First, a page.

7. Everyone has an opinion
Acting is an extremely vulnerable craft. There’s a lot of rejection and opinions flying around about how to act, how to be your own business, how to audition, and so much more. This includes my opinion, too! Take it with a grain of salt! At the end of the day, you have to do what is best for you. This seems obvious and is probably said too much, but I wish I embraced my own path and instincts even more at the beginning of my acting journey. Acting is about letting YOU come out, so playing your strengths and where you are comfortable is a great place to start. Are you naturally serious? Funny? Good at mimicking? Like doing commercials? Voices? Embrace it, use it, and run with it. Don’t take your talents for granted. Use them! Make money!
8. 5 years into my career and it is still an expensive endeavor
Headshots, taking time off from your serving job to do a student film, acting classes, the list goes on and on. Acting costs money. Some actors say that acting shouldn’t be a hobby, it should be a job. I somewhat disagree with this because acting has to be a hobby and a job. Hobbies cost money and free time. So does acting. This is my perspective as someone who treats acting as a craft and a journey, though… I admit I lack some business sense! This takes me to my next point:
9. It’s called show business for a reason
Show biz is show biz. It’s about making the dollar bills for those big picture shows. It’s something to always remember when you want to make sense of it all.
10. Your career changes as you change
As your acting career evolves, you must too. Since I haven’t been going to acting classes in awhile, I feel the effects of that. Some actors I know grow too big for the New Orleans market (or they feel they don’t fit into it) and they move to Atlanta. Some actors decide that at some point they are going to need an LA manager in addition to their New York agent. When things feel stagnant, sometimes you have to be willing to take a risk and make some changes.
If you are interested in a free 30 minute consultation to help you get started, send me an email at firstname.lastname@example.org and mention this blog post!
In this list I have compiled some of the websites that I use to help facilitate my creative businesses. There are different types of creatives out there, of course, so keep in mind that these websites are what I use as a performer, teacher, and creator. If you are reading this, chances are you consider yourself a multi-hyphenate as well! I am also willing to bet you are trying to build multiple sources of income streams, or at the very least multiple avenues in which people can find your work. Here is a list of websites that I use that have proven to enhance my creative life.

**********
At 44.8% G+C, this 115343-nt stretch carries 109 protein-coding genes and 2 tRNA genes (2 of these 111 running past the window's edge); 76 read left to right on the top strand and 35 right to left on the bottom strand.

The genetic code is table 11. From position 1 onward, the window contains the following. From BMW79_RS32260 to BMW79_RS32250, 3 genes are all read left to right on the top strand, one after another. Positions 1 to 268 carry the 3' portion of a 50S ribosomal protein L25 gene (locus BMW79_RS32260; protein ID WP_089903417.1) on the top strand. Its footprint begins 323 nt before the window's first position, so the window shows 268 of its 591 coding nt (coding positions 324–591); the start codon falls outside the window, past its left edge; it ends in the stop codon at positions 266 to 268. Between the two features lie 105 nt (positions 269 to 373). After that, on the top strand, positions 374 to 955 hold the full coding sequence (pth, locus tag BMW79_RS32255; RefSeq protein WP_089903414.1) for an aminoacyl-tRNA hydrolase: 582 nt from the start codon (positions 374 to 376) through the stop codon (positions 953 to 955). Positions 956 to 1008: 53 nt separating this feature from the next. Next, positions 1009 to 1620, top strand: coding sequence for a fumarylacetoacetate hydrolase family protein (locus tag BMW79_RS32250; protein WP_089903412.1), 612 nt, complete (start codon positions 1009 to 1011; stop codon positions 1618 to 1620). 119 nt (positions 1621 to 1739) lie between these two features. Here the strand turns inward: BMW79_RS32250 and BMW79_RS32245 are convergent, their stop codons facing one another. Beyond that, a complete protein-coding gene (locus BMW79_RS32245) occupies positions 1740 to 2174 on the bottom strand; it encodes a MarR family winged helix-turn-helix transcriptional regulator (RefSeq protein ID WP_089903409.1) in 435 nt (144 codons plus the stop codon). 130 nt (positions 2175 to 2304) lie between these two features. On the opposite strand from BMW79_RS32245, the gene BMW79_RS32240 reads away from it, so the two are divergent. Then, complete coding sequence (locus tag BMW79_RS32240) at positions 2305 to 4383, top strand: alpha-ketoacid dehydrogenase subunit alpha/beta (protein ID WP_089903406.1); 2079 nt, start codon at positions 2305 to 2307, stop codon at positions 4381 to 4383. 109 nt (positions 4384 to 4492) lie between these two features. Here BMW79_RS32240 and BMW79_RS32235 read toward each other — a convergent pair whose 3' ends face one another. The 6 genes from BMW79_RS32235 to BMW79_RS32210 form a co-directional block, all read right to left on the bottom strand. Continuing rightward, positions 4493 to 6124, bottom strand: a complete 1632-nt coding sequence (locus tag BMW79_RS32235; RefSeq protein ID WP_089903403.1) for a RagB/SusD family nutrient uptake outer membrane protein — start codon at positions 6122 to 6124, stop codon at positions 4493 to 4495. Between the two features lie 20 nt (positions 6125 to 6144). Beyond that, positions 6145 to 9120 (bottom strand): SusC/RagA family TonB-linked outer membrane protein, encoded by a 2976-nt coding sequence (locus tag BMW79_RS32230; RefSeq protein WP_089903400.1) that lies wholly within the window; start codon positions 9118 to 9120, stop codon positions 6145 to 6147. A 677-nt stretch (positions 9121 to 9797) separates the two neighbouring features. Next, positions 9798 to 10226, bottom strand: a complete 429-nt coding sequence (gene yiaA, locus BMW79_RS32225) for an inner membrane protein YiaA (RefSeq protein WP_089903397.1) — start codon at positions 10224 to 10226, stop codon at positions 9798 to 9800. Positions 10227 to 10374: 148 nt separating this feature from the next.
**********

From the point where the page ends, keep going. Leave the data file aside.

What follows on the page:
Weebly, Wix, Squarespace, or any other website builder
Building a website gives you a platform to link all of your stuff! I can’t tell you how many times my simple website wowed new clients. Websites are a great way to present your portfolio, show your resume, link your social media, link your online shop, and show your personality! Having a website alone will make you more professional. The website builder I chose (and still use) is through Weebly.com. I might transition to Square Space as Weebly consistently has issues with supporting videos, even though I pay for a subscription that allows videos on my website. Weebly is great, but it is not as good as the others in my opinion. (It is outdated.)
Instagram is a place where people go to see what you’re all about and build a community with you. It’s a scouting tool and networking must. (I totally understand if you choose not to have a social media presence, though.) If you do choose to use social media as a tool, having a presence on Instagram will help you build trust with your audience. Period.
Like instagram, having a Facebook page for your business is essential in terms of building trust with your community. Facebook ads are affordable for brand new businesses and will give you a lot of reach! Most of my students come from Facebook and I think it’s because Facebook makes it easy for potential clients to thoroughly vett you. I mean we’ve all creeped on Facebook at least once… right?! Put simply, people think they know you after they creep your Facebook profile regardless if that is true or not.
Google Business Profile
If you use the internet, chances are you use Google. A lot. Join the party and make a business profile for your services. Google Ads are definitely worth it. I have gotten a lot of traffic to my website thanks to Google and have even landed on a South African online bulletin board (I am in the USA) all because someone snatched up info on Google and shared it. I am glad they did because I got two regular clients out of it! It’s always a plus when you can say that your business operates globally.
Side note: I also use Gmail and Google Drive a heck of a lot and definitely can’t imagine not having a Gmail account because of this.
I know what you’re thinking… sketchy much?! But hear me out, if you are smart about your interactions on craigslist, it can be an amazing way to build great connections with people. Craigslist is not as busy as it once was, but there are lots of people who still peruse the listings. Many of my students have come from craigslist and on top of that, I have found THREE awesome long term jobs on there and one creative project that to this day is one of my favorites to look back on. None of them were weird! Pro tip: if you are advertising an online service, post your listing in multiple cities. (Keep in mind that there is a small fee per listing.)